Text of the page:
Ludwig von Mises pioneered the praxeological critique of economic interventionism. He argued that the state’s manipulation of market processes through wage and price controls, taxes and subsidies, central bank credit manipulation, and other regulatory policies would create unintended and undesirable consequences, and, therefore, further rounds of intervention. Mounting interventions would systematically disturb market processes and tend toward central economic planning. But Mises erred in his later attempt to equate moral reformism, especially the call for a morally improved capitalism, with interventionism. He claimed that moral reforms would, like any kind of economic intervention, hinder market processes and logically lead toward authoritarian control of the economy. Mises therefore insisted that a morally improved capitalism is unworkable. If Mises is correct, the effort of this Journal is not only in vain, it might unwittingly point in the direction of authoritarianism. This article puts Mises’ praxeological reasoning to the test. We argue that his conclusions cannot be accepted as deduced from solid economic analysis and praxeological reasoning. Mises failed to provide a successful a priori argument showing that the logic of moral persuasion necessarily hampers market processes and logically tends toward authoritarianism.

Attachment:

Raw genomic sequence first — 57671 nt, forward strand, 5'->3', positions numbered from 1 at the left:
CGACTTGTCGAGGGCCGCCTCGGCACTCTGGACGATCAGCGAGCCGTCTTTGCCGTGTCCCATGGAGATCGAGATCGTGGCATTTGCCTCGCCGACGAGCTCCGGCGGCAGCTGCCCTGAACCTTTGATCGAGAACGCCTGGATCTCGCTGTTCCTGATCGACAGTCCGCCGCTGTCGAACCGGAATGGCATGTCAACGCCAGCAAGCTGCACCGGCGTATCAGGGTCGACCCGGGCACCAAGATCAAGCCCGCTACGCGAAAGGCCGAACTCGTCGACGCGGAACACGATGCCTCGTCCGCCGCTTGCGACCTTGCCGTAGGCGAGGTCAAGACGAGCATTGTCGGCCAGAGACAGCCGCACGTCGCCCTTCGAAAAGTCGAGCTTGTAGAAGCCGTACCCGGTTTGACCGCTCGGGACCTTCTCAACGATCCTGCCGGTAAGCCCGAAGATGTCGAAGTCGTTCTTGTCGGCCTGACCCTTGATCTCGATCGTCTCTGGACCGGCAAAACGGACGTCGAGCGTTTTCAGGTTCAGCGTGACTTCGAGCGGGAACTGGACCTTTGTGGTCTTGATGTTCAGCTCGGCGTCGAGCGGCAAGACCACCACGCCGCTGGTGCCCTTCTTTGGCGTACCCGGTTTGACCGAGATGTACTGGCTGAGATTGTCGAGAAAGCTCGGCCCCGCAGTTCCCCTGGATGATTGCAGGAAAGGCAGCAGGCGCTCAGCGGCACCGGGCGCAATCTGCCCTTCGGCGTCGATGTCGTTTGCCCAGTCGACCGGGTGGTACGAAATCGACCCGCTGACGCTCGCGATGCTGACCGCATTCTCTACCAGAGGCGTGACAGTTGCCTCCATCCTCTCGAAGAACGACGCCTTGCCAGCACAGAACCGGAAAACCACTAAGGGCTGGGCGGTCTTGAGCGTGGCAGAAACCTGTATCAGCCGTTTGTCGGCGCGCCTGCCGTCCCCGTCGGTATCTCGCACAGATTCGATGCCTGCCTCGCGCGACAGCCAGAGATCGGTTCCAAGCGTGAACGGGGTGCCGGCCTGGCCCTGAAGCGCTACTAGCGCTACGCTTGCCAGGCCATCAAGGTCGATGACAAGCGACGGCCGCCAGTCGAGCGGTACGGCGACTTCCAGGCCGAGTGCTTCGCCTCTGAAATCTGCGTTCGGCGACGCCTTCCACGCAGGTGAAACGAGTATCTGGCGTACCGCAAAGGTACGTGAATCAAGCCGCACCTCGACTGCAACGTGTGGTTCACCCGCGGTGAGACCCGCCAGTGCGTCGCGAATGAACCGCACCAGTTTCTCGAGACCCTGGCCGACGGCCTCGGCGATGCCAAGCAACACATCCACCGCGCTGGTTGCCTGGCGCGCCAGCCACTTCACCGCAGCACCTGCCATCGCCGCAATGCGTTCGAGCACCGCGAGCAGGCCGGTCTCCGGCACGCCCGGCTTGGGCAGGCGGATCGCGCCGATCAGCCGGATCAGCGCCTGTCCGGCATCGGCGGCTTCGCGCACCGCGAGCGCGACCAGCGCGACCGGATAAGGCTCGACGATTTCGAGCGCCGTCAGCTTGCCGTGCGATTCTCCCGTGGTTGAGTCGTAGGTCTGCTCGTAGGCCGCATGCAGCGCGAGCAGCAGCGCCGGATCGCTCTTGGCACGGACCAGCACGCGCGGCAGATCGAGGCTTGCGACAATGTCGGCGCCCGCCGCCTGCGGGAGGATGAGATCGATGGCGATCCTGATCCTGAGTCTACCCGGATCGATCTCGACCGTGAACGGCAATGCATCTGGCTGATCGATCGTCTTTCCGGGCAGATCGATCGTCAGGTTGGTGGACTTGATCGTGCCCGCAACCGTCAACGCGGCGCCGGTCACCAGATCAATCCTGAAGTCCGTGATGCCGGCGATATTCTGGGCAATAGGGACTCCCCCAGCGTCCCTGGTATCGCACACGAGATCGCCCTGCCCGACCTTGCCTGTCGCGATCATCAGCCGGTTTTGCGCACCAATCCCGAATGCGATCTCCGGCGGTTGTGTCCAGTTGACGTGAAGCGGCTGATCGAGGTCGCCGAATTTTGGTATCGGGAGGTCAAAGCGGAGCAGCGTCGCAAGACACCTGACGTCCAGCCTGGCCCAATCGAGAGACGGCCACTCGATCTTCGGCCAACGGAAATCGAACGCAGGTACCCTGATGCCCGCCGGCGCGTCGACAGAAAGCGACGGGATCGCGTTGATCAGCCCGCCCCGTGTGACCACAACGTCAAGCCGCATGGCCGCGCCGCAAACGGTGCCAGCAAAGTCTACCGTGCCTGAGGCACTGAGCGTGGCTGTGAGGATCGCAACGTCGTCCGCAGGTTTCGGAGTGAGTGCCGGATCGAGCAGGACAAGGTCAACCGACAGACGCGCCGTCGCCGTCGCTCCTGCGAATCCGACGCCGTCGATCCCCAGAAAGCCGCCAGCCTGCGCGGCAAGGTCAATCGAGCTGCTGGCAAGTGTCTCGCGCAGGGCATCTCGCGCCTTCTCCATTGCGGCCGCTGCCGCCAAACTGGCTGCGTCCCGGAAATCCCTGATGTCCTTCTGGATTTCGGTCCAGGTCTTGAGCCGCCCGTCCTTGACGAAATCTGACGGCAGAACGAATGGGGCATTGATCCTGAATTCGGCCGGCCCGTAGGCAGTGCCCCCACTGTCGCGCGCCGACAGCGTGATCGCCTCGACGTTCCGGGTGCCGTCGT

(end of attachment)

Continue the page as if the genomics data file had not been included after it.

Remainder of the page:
David L. Prychitko and Scott A. Beaulier, "Does Morality Hamper the Market Process? A Reappraisal of the Mises Thesis," Journal of Markets & Morality 4, no. 1 (Spring 2001): 43-54